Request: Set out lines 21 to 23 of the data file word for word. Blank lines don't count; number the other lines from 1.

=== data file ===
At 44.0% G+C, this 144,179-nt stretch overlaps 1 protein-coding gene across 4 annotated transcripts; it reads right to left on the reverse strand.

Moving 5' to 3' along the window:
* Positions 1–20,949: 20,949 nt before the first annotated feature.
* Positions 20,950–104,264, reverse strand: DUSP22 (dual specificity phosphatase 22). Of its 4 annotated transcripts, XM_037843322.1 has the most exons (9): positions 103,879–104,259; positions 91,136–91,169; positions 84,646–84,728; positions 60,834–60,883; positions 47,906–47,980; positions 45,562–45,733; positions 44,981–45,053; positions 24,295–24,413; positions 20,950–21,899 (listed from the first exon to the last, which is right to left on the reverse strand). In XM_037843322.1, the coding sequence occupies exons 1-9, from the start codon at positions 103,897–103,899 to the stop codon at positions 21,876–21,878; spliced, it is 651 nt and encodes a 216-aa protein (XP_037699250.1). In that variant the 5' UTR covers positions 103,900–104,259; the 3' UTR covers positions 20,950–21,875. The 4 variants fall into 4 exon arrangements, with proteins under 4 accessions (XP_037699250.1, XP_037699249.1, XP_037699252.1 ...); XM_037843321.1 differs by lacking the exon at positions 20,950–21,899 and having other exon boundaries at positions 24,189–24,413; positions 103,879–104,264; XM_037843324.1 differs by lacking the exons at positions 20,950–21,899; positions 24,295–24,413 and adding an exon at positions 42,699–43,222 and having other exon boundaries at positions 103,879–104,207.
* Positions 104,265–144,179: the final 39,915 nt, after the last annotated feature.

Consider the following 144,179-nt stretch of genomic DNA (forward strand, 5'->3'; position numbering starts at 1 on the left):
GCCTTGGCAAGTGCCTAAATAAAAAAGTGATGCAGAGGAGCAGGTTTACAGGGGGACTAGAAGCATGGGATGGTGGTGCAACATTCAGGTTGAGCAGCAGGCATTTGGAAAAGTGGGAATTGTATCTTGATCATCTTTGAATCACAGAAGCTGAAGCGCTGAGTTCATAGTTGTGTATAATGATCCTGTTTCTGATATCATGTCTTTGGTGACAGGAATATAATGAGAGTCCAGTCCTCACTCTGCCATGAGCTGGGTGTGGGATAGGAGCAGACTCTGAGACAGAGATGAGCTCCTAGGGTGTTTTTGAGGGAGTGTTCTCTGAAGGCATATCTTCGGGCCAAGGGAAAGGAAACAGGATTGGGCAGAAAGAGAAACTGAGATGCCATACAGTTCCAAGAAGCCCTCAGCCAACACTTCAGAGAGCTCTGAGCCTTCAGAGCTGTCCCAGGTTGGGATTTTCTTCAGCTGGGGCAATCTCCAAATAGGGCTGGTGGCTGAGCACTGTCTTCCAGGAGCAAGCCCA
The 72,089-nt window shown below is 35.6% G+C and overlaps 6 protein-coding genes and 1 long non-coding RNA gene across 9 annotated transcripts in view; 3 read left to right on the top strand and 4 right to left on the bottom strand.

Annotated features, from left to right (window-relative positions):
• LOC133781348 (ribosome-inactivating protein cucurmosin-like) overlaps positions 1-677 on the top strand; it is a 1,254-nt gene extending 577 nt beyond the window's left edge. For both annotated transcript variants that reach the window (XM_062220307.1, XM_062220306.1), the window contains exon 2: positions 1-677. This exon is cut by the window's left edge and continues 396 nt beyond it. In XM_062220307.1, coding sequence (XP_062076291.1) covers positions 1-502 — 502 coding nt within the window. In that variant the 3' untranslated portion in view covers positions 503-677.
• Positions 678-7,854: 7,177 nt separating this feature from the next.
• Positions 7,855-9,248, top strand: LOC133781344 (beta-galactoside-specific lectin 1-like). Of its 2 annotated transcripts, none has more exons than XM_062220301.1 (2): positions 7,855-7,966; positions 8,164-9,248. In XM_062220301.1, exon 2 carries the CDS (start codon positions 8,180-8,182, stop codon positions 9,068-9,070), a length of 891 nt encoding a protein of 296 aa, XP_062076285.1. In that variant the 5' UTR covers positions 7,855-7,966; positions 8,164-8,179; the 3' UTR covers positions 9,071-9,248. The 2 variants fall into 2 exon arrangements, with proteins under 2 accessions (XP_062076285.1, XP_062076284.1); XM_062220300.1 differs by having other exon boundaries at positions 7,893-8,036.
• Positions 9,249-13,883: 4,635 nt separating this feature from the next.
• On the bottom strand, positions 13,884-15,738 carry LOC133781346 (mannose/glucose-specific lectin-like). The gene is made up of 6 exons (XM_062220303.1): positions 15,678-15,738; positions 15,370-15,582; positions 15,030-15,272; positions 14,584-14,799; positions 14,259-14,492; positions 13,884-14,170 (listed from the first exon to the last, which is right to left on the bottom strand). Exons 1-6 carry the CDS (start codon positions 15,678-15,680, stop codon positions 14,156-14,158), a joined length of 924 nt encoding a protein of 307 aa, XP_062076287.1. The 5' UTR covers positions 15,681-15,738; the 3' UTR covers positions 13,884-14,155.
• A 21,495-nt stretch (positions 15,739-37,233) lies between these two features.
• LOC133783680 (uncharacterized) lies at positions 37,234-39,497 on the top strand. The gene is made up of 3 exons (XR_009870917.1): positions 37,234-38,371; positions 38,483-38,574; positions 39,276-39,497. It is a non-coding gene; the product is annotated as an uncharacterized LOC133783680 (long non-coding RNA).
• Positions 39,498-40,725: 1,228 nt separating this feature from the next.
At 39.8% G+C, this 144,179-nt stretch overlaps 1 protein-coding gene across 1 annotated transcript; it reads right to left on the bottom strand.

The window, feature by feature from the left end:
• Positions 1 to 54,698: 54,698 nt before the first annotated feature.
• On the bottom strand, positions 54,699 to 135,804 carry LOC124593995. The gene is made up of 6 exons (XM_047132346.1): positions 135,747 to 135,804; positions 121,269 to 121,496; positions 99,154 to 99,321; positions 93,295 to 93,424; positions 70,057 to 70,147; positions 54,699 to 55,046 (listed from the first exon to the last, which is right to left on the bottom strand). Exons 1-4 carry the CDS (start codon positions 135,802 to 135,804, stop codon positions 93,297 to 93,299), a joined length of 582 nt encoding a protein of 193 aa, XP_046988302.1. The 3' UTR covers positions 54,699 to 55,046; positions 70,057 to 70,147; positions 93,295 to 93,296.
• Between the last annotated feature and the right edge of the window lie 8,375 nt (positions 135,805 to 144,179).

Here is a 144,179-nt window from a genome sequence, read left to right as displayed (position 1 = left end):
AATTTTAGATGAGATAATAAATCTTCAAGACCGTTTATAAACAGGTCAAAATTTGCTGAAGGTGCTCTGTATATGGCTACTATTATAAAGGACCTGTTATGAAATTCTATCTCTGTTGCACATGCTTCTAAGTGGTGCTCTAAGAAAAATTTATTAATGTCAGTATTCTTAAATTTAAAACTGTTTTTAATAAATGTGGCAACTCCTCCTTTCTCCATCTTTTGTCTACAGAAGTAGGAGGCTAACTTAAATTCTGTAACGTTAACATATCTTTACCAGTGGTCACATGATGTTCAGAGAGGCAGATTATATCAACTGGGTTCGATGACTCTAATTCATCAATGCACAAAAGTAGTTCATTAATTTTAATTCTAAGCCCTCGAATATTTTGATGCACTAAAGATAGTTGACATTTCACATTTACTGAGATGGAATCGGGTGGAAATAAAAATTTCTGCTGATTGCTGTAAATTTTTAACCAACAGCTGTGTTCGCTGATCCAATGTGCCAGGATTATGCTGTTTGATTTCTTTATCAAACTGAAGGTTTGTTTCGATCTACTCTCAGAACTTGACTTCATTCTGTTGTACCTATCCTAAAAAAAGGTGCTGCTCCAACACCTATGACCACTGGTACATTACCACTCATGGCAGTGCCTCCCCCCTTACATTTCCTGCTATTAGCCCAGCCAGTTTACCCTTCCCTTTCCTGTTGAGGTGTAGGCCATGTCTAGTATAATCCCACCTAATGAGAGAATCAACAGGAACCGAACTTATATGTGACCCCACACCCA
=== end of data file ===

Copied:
• On the bottom strand, positions 54,699 to 135,804 carry LOC124593995. The gene is made up of 6 exons (XM_047132346.1): positions 135,747 to 135,804; positions 121,269 to 121,496; positions 99,154 to 99,321; positions 93,295 to 93,424; positions 70,057 to 70,147; positions 54,699 to 55,046 (listed from the first exon to the last, which is right to left on the bottom strand). Exons 1-4 carry the CDS (start codon positions 135,802 to 135,804, stop codon positions 93,297 to 93,299), a joined length of 582 nt encoding a protein of 193 aa, XP_046988302.1. The 3' UTR covers positions 54,699 to 55,046; positions 70,057 to 70,147; positions 93,295 to 93,296.
• Between the last annotated feature and the right edge of the window lie 8,375 nt (positions 135,805 to 144,179).

Here is a 144,179-nt window from a genome sequence, read left to right as displayed (position 1 = left end):